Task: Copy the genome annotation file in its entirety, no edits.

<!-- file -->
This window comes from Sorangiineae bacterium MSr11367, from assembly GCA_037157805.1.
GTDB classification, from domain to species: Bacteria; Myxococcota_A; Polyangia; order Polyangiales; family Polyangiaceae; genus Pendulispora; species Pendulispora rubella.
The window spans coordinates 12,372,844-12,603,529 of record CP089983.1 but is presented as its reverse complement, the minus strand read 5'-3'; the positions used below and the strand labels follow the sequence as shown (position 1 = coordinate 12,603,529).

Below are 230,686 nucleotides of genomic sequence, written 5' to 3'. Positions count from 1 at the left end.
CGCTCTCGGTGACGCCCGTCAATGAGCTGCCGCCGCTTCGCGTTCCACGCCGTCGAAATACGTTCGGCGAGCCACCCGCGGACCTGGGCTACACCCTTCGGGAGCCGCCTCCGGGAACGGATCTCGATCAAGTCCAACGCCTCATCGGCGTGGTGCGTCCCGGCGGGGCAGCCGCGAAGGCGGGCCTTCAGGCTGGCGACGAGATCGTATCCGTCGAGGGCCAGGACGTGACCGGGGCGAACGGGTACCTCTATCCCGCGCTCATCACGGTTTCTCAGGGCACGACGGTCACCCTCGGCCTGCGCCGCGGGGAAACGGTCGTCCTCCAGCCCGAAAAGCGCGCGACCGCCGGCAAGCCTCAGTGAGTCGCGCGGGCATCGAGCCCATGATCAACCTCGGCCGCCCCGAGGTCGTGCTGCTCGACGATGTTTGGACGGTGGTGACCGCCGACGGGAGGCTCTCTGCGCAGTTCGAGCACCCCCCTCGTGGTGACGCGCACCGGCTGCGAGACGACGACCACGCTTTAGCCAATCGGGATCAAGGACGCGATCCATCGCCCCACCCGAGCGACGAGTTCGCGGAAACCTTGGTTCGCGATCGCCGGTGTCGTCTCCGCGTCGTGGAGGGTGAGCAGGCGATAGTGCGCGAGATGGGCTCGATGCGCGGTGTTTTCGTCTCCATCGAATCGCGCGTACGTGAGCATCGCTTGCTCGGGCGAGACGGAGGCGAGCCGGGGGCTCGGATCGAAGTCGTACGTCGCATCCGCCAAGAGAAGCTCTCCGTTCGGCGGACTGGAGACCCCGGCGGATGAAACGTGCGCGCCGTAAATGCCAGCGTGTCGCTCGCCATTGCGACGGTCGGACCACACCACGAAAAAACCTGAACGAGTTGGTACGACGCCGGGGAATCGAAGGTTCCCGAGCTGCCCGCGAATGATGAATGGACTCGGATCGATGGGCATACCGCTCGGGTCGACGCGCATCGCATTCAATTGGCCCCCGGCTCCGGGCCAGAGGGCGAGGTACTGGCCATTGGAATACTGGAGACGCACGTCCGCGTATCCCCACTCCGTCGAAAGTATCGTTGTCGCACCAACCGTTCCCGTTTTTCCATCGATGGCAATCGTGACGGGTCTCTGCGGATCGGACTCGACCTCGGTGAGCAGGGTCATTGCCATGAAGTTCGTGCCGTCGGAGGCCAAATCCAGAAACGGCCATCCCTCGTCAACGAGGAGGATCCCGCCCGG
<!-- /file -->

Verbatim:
This window comes from Sorangiineae bacterium MSr11367, from assembly GCA_037157805.1.
GTDB classification, from domain to species: Bacteria; Myxococcota_A; Polyangia; order Polyangiales; family Polyangiaceae; genus Pendulispora; species Pendulispora rubella.
The window spans coordinates 12,372,844-12,603,529 of record CP089983.1 but is presented as its reverse complement, the minus strand read 5'-3'; the positions used below and the strand labels follow the sequence as shown (position 1 = coordinate 12,603,529).

Below are 230,686 nucleotides of genomic sequence, written 5' to 3'. Positions count from 1 at the left end.
CGCTCTCGGTGACGCCCGTCAATGAGCTGCCGCCGCTTCGCGTTCCACGCCGTCGAAATACGTTCGGCGAGCCACCCGCGGACCTGGGCTACACCCTTCGGGAGCCGCCTCCGGGAACGGATCTCGATCAAGTCCAACGCCTCATCGGCGTGGTGCGTCCCGGCGGGGCAGCCGCGAAGGCGGGCCTTCAGGCTGGCGACGAGATCGTATCCGTCGAGGGCCAGGACGTGACCGGGGCGAACGGGTACCTCTATCCCGCGCTCATCACGGTTTCTCAGGGCACGACGGTCACCCTCGGCCTGCGCCGCGGGGAAACGGTCGTCCTCCAGCCCGAAAAGCGCGCGACCGCCGGCAAGCCTCAGTGAGTCGCGCGGGCATCGAGCCCATGATCAACCTCGGCCGCCCCGAGGTCGTGCTGCTCGACGATGTTTGGACGGTGGTGACCGCCGACGGGAGGCTCTCTGCGCAGTTCGAGCACCCCCCTCGTGGTGACGCGCACCGGCTGCGAGACGACGACCACGCTTTAGCCAATCGGGATCAAGGACGCGATCCATCGCCCCACCCGAGCGACGAGTTCGCGGAAACCTTGGTTCGCGATCGCCGGTGTCGTCTCCGCGTCGTGGAGGGTGAGCAGGCGATAGTGCGCGAGATGGGCTCGATGCGCGGTGTTTTCGTCTCCATCGAATCGCGCGTACGTGAGCATCGCTTGCTCGGGCGAGACGGAGGCGAGCCGGGGGCTCGGATCGAAGTCGTACGTCGCATCCGCCAAGAGAAGCTCTCCGTTCGGCGGACTGGAGACCCCGGCGGATGAAACGTGCGCGCCGTAAATGCCAGCGTGTCGCTCGCCATTGCGACGGTCGGACCACACCACGAAAAAACCTGAACGAGTTGGTACGACGCCGGGGAATCGAAGGTTCCCGAGCTGCCCGCGAATGATGAATGGACTCGGATCGATGGGCATACCGCTCGGGTCGACGCGCATCGCATTCAATTGGCCCCCGGCTCCGGGCCAGAGGGCGAGGTACTGGCCATTGGAATACTGGAGACGCACGTCCGCGTATCCCCACTCCGTCGAAAGTATCGTTGTCGCACCAACCGTTCCCGTTTTTCCATCGATGGCAATCGTGACGGGTCTCTGCGGATCGGACTCGACCTCGGTGAGCAGGGTCATTGCCATGAAGTTCGTGCCGTCGGAGGCCAAATCCAGAAACGGCCATCCCTCGTCAACGAGGAGGATCCCGCCCGG